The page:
Combination 4: This combination integrates a fuel purifier 4, a microfine fuel filter 8 and an airborne catalyst blend 12. In this combination, the fuel purifier 4 improves the performance and longevity of the fuel filter 8, which improves the performance and consistency of the airborne catalyst blend 12. A system that combines use of a fuel purifier 4 and a microfine fuel filter 8 with the use of an airborne catalyst blend 12 results in a previously unexpected and synergistic effect on combustion efficiency. The combined system better controls the fuel supply variables, improves fuel consistency, improves the longevity of the related systems, and significantly improves the overall performance of the combustion process when compared with systems using the components separately, or even compared with the additive benefits of each used separately or pairs of the three used in combination.
 Combination 5: This combination integrates a microfine fuel filter 8, a bypass oil filter 10 and an airborne catalyst blend 12. This combination reduces combustion contamination from both the fuel and from the oil. The fuel filter 8 controls the consistency of the fuel, and the oil filter 10 reduces oil related combustion contaminants. When combined with an airborne catalyst blend 12, pollution and efficiency performance was found to be significantly enhanced. A system that combines use of a microfine fuel filter 8 and a bypass oil filter 10 with the use of an airborne catalyst blend 12 results in a previously unexpected and synergistic effect on combustion efficiency. The combined system better controls the fuel and oil supply variables, improves fuel and oil consistency, improves the longevity of the related systems, and significantly improves the overall performance of the combustion process when compared with systems using the components separately, or even compared with the additive benefits of each used separately or pairs of the three used in combination.
 Combination 6: This combination integrates a fuel purifier 4, a microfine fuel filter 8, a bypass oil filter 10, and an airborne catalyst blend 12. As expected from the results in the remainder of this disclosure, it was found that use of each of the filtering and purifying components of the system in combination yielded more consistent and clean oil and fuel to the combustion process. This, in turn, resulted in the airborne catalyst blend 12 performing much better than without the additional filtering and purifying. A system that combines use of a fuel purifier 4, a microfine fuel filter 8 and a bypass oil filter 10 with the use of an airborne catalyst blend 12 results in a previously unexpected and synergistic effect on combustion efficiency. The combined system better controls the fuel and oil supply variables, improves fuel and oil consistency, improves the longevity of the related systems, and significantly improves the overall performance of the combustion process when compared with systems using the components separately, or even compared with the additive benefits of each used separately or groups of the four used in combination.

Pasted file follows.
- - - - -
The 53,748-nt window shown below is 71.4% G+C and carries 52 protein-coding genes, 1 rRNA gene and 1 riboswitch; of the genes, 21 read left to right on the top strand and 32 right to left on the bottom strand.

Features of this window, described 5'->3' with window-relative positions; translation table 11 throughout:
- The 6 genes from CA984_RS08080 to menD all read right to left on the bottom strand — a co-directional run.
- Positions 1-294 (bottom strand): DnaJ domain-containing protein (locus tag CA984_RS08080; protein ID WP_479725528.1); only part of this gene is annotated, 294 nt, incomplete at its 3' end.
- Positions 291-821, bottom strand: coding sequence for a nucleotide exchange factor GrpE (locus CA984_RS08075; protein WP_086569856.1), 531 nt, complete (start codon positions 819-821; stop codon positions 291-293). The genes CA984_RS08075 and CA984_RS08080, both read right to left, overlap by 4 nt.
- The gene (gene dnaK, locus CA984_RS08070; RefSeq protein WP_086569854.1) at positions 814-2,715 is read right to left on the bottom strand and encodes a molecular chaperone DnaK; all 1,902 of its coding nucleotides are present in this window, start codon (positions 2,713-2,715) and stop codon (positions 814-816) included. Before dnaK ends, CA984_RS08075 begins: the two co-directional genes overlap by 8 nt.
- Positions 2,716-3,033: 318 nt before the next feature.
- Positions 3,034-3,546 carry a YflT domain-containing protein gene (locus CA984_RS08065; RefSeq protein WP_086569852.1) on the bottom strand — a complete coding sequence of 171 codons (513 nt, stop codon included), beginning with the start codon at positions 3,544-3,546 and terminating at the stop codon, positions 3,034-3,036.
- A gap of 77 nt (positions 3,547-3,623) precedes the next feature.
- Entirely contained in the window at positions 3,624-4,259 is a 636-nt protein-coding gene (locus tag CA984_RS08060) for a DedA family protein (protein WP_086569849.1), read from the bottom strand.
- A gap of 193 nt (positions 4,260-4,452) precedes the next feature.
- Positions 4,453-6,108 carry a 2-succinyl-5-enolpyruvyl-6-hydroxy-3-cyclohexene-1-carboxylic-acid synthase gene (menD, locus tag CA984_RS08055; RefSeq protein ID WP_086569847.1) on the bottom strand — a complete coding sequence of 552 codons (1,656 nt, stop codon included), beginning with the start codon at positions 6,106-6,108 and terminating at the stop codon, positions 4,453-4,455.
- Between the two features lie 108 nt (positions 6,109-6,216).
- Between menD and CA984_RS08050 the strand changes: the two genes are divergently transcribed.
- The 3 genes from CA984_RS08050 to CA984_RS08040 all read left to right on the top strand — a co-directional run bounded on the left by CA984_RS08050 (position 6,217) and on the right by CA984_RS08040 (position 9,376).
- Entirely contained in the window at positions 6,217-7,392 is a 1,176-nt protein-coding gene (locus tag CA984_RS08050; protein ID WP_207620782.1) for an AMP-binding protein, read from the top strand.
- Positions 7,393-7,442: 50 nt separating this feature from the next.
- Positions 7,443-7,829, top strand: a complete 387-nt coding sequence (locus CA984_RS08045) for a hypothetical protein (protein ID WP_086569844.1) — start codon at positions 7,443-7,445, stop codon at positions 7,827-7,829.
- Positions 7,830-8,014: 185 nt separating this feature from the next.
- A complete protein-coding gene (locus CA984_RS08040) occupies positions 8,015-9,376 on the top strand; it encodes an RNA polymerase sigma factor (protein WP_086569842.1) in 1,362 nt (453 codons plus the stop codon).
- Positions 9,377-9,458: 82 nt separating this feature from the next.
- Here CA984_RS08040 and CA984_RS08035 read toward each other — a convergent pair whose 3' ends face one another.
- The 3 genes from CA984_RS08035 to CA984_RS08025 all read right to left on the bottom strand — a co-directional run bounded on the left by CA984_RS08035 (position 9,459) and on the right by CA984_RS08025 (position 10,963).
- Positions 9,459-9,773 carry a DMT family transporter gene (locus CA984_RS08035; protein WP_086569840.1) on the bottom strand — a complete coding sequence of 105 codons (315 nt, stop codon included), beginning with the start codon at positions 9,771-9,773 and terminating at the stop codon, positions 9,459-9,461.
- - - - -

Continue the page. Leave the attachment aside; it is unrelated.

Combination 7: This combination integrates all of the system components from Combination 6 for the burning of carbon-based fuels with a voltage suppressor coupled to the voltage supply to reduce total site pollution and/or improve economic operation where large use of electricity is employed. Use of a voltage suppressor with the system components from the embodiment of Combination 6 can reduce electric consumption and/or cost by 20% when compared with a conventional system without the voltage suppressor. It is expected that the voltage suppressor may also be used with each of the other combinations with improved results over use of the system without a voltage suppressor in the case of generators and electric motors in enclosed areas where electric motor and/or generator heat affects performance of engines within their proximity.
 Conventional approaches to pollution reduction involved external filtering of exhausts, catalytic converters, cat traps and particulate traps. Embodiments of the present invention embody a unique and novel approach to combustion efficiency and pollution reduction not employed previously in carbon fuel combustion processes. By applying existing fuel and/or oil filtering components in a unique combination with an airborne catalyst dispenser or other fuel/catalyst mix, the combinations are able to achieve combustion efficiency and pollution reduction results beyond that which the individual components can perform.